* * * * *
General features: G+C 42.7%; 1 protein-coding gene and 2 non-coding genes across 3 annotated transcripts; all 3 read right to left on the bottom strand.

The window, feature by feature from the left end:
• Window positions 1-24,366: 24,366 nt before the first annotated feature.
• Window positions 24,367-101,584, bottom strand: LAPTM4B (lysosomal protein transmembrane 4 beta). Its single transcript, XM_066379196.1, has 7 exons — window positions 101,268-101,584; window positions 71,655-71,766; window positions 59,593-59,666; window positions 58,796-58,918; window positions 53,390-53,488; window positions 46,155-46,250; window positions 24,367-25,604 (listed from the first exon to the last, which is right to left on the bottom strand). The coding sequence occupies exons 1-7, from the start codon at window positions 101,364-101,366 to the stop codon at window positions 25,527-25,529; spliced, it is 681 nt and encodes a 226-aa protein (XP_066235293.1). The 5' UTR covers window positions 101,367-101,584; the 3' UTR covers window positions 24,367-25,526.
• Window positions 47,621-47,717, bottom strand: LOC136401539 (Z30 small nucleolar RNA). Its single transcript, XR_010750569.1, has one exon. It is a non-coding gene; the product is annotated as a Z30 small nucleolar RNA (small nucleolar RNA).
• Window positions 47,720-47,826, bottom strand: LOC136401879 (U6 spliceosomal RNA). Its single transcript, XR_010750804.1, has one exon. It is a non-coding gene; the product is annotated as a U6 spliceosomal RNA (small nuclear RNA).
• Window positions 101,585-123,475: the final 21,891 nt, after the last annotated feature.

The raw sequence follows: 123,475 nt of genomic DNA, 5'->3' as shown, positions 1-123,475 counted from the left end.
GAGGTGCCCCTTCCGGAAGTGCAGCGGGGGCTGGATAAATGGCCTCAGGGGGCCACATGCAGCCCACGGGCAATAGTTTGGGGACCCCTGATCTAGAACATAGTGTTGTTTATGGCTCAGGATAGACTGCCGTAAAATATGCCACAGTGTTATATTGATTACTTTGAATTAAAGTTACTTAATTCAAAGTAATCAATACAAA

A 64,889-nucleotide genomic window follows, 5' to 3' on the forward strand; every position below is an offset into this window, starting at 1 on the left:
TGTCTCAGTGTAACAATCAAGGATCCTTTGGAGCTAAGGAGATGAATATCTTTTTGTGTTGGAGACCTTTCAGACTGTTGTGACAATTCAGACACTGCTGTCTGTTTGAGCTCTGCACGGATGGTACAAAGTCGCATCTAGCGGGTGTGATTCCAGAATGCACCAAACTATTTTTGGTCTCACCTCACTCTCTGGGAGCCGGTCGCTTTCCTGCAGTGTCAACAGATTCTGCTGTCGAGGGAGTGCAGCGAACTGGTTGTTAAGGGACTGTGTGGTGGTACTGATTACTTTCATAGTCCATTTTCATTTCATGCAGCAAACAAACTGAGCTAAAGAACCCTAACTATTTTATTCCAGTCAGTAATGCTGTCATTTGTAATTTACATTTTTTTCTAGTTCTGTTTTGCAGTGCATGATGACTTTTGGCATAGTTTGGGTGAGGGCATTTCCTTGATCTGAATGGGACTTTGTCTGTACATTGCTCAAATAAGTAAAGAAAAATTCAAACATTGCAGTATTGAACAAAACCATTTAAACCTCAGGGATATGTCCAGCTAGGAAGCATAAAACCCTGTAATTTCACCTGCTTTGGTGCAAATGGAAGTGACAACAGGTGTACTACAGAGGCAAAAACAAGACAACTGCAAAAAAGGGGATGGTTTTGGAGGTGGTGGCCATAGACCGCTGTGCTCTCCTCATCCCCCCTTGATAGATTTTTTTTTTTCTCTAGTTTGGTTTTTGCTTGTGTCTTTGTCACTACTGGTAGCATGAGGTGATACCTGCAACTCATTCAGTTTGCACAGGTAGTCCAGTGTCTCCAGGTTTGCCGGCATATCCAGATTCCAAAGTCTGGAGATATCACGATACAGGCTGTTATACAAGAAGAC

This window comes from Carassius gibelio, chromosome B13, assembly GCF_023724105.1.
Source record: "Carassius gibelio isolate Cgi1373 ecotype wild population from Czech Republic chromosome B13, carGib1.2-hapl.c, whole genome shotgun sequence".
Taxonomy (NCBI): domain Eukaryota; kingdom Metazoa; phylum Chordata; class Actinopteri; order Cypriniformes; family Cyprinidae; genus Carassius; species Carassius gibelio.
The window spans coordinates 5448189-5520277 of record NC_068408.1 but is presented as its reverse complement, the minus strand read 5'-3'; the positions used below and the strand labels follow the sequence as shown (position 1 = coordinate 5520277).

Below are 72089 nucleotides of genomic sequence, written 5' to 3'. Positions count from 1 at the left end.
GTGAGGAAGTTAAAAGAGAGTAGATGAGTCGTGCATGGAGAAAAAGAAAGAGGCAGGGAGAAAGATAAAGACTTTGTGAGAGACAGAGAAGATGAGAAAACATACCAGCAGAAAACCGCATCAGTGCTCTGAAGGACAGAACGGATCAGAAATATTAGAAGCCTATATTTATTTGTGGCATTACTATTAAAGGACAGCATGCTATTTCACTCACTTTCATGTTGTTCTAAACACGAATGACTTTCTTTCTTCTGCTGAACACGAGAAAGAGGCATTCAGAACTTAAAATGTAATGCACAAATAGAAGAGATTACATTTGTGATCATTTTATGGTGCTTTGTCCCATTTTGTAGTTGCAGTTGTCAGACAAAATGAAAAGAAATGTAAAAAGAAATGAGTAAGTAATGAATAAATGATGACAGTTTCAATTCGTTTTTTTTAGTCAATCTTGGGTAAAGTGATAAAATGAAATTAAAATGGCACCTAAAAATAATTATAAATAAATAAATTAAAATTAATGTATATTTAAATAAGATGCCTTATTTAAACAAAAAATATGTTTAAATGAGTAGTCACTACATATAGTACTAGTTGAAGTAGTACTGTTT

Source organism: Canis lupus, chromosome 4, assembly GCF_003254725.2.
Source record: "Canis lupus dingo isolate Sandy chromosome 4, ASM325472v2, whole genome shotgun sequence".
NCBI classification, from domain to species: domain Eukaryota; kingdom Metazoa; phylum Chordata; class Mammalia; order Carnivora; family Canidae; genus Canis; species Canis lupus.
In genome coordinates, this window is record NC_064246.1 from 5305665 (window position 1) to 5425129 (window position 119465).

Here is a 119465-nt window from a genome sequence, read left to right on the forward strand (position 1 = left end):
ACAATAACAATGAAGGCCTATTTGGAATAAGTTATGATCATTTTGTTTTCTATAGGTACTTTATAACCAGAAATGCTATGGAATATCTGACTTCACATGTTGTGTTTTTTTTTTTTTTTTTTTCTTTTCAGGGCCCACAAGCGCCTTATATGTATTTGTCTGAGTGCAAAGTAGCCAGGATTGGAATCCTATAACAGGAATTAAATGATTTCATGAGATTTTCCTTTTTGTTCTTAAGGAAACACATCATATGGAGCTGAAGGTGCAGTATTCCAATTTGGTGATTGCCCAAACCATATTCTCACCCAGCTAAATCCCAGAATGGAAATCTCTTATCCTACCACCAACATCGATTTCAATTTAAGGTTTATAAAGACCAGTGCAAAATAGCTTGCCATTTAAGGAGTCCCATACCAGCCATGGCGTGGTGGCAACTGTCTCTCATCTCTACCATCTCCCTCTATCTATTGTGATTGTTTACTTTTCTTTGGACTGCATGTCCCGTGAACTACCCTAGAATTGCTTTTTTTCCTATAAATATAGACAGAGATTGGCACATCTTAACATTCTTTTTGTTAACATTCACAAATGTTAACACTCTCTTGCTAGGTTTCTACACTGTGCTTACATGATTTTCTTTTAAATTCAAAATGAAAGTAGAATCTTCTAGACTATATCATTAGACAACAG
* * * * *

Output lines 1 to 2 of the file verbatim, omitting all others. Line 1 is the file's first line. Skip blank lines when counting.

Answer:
General features: G+C 42.7%; 1 protein-coding gene and 2 non-coding genes across 3 annotated transcripts; all 3 read right to left on the bottom strand.

The window, feature by feature from the left end: